How to store table creation date in your PostgreSQL database

Akash Shah
Akash Shah

PostgreSQL lacks a catalog to be able to track the creation date of the DB objects which could be useful for the database administrator for monitoring and maintenance activities. Here's a way to manually create a user-defined function to achieve this.

In the vast world of data management, PostgreSQL stands tall as one of the most popular and powerful open-source relational database management systems. As businesses and organizations rely on PostgreSQL to store and manage their critical data, maintaining accurate and relevant metadata becomes increasingly crucial. Among the essential pieces of information to track is the creation date of database tables, as it plays a significant role in various aspects of database management, data governance, and compliance.

Surprisingly, PostgreSQL lacks a dedicated system catalog table that stores creation dates for its tables by default. However, recognizing the importance of this information, many PostgreSQL administrators and developers have taken the initiative to create custom solutions. In this article, we delve into the significance of storing the creation date of tables in a PostgreSQL database and explore the implementation of a custom table designed explicitly for this purpose.

By harnessing this additional metadata, database administrators and developers can unlock a multitude of benefits, including improved database maintenance, better auditing capabilities, and enhanced data lineage tracking. Join us as we explore the implications of this seemingly simple yet powerful custom table, providing insights into how it can elevate your PostgreSQL database management to new heights.

We have tested this scenario on PostgreSQL version 14.4.0 by creating a trigger to capture the creation timestamp whenever a table is created. We have provided the below steps for the same:-

  1. Create a new table to store the creation timestamps:
CREATE TABLE table_creation_dates (
table_name text PRIMARY KEY,
creation_date DATE NOT NULL DEFAULT CURRENT_DATE --(You can also set the creation_date TYPE as 'timestamp default current_timestamp' if you want the time details as well along with the date)
  1. Create a trigger function that inserts the table name and creation timestamp into the table_creation_dates table:
CREATE OR REPLACE FUNCTION track_table_creation()
RETURNS event_trigger AS
obj record;
FOR obj IN SELECT * FROM pg_event_trigger_ddl_commands() WHERE command_tag IN ('CREATE TABLE', 'CREATE FOREIGN TABLE') LOOP
EXECUTE 'INSERT INTO table_creation_dates (table_name) VALUES ($1)' USING obj.object_identity;
LANGUAGE plpgsql;
  1. Enable the event trigger:
CREATE EVENT TRIGGER table_creation_event_trigger
ON ddl_command_end
EXECUTE FUNCTION track_table_creation();


postgres=# \d
List of relations
Schema | Name | Type | Owner 
public | table_creation_dates | table | enterprispostgres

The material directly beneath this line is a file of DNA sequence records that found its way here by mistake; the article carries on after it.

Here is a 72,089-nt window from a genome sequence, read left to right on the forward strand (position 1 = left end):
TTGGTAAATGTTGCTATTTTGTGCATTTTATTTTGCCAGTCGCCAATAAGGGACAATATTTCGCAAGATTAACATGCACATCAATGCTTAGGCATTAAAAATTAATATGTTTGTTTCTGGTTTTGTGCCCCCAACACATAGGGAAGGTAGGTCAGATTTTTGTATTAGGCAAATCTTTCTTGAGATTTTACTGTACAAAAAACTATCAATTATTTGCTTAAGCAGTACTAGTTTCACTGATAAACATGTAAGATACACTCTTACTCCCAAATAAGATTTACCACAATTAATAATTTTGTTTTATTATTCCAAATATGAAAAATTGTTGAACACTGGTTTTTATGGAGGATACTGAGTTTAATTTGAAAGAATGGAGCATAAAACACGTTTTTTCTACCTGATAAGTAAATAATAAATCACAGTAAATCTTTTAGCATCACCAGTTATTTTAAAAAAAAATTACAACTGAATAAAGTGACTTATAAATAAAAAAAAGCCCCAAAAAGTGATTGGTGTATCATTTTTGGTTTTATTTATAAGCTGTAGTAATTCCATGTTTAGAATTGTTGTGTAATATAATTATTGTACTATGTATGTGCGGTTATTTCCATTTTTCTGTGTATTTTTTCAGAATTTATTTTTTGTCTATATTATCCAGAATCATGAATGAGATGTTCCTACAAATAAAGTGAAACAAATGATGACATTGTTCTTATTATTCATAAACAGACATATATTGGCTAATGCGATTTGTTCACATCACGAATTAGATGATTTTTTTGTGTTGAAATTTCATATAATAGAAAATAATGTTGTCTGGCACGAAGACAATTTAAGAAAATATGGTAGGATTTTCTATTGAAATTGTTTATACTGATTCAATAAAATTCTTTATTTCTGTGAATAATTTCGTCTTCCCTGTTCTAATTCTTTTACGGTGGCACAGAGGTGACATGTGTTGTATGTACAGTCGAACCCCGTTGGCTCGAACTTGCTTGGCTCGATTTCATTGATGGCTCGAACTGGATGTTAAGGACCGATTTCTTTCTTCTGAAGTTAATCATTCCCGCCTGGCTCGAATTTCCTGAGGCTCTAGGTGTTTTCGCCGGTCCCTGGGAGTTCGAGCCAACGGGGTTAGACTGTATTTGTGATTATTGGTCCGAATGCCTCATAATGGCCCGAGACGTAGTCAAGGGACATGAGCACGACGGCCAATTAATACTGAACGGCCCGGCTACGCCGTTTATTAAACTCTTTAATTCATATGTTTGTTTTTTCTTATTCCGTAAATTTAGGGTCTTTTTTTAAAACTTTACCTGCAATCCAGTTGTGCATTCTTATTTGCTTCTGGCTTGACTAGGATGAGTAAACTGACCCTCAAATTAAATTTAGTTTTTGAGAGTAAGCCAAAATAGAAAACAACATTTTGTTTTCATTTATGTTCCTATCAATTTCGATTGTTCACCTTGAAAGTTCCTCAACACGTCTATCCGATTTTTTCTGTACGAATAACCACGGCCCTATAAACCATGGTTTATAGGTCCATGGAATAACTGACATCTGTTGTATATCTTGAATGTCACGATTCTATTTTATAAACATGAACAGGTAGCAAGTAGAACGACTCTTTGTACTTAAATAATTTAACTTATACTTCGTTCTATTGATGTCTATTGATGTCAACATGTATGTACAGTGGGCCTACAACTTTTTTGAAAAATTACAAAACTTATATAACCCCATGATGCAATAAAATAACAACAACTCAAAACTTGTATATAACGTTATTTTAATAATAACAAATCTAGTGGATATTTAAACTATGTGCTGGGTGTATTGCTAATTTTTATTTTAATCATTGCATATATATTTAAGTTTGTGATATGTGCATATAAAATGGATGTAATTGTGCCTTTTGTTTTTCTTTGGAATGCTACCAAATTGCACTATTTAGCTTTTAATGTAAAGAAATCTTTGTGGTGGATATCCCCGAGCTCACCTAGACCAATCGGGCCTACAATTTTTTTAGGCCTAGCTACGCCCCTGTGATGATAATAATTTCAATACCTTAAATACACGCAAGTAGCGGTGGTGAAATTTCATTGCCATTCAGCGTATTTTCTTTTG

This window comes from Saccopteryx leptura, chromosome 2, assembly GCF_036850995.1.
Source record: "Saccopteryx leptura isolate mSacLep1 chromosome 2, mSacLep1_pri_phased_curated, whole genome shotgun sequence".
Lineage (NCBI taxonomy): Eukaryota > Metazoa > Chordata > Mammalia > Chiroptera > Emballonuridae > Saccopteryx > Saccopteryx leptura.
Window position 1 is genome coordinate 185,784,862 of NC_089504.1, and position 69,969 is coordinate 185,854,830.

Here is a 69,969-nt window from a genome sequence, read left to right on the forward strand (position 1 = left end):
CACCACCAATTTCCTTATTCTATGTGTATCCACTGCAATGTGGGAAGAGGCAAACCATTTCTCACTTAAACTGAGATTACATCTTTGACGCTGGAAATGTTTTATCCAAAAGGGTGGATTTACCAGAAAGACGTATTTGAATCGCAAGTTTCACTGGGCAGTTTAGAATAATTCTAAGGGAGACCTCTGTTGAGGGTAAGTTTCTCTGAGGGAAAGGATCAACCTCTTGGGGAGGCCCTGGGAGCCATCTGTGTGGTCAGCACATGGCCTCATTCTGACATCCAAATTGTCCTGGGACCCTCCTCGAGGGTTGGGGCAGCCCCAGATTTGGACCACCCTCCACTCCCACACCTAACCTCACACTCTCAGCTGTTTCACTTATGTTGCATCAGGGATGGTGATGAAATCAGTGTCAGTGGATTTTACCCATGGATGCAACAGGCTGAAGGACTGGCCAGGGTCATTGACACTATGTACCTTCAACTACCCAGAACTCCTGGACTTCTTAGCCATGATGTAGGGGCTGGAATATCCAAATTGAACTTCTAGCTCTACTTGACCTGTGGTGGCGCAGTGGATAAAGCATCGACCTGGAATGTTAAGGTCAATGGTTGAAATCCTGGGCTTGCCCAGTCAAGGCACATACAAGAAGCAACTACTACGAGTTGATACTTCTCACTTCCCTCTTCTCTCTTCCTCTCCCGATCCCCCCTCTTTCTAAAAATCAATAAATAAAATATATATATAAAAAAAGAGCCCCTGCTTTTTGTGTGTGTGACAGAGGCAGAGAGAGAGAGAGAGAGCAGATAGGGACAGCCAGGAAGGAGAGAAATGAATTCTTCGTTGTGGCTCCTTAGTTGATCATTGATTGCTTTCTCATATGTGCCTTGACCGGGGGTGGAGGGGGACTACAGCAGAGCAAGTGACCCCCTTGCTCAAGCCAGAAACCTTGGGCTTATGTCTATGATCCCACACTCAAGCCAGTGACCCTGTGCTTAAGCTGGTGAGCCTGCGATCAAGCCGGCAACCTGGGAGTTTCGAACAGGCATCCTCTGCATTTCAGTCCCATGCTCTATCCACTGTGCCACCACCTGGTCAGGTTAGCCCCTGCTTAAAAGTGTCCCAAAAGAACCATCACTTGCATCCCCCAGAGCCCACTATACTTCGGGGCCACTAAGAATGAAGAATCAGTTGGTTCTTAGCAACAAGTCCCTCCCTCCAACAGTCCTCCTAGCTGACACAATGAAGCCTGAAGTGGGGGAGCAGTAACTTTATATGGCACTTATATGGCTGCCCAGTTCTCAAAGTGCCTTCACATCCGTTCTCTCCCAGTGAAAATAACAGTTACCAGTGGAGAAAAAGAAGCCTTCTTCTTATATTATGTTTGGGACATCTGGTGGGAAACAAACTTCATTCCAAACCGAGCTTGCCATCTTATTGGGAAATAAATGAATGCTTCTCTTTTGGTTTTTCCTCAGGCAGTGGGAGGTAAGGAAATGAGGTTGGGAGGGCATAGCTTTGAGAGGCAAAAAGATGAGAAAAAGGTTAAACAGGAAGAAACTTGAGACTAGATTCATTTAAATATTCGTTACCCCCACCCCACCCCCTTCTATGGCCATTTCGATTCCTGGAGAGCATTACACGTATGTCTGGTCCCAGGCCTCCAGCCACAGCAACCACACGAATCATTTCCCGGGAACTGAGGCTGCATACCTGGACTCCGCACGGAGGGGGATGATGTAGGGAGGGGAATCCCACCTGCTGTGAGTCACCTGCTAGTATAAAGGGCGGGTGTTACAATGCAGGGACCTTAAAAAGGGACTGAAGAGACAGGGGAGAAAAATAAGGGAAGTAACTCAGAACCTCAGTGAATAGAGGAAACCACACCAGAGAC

(1 row)

postgres=# \df
List of functions
Schema | Name | Result data type | Argument data types | Type 
public | track_table_creation | event_trigger | | func
(1 row)

postgres=# select * from table_creation_dates ;
table_name | creation_date 
(0 rows)

postgres=# create table table1(i int);

-bash-4.2$ date
Mon Jun 26 04:31:32 PDT 2023

-bash-4.2$ psql postgres
psql (14.4.0, server 14.4.0)
Type "help" for help.

postgres=# select * from table_creation_dates ;
table_name | creation_date 
public.table1 | 26-JUN-23 04:31:27.999964
(1 row)

Note that the above example was tested when the creation_date TYPE as 'timestamp default current_timestamp'

Effectively managing and preserving database metadata is fundamental to the smooth functioning and growth of any organization. Throughout this article, we explored the significance of storing the creation date of tables in a PostgreSQL database and the absence of a built-in mechanism for this purpose. Understanding the importance of this information, we demonstrated the creation of a custom table capable of capturing and storing these crucial timestamps.

By implementing such a solution, PostgreSQL administrators and developers can gain a deeper understanding of their database structure's evolution, enabling them to make informed decisions about maintenance, optimization, and data governance. Furthermore, this custom table empowers organizations to enhance their auditing and compliance capabilities, ensuring data lineage tracking becomes more accessible and reliable.

While PostgreSQL may not offer an out-of-the-box solution for tracking table creation dates, the flexibility of this open-source database management system allows for innovative custom implementations. Embracing the creation of a dedicated table to store such information represents a proactive step towards efficient data management, reinforcing PostgreSQL's position as a powerful and adaptable solution for modern-day database challenges. By leveraging this additional metadata, organizations can unlock the full potential of their PostgreSQL databases and optimize their data-driven decision-making processes.

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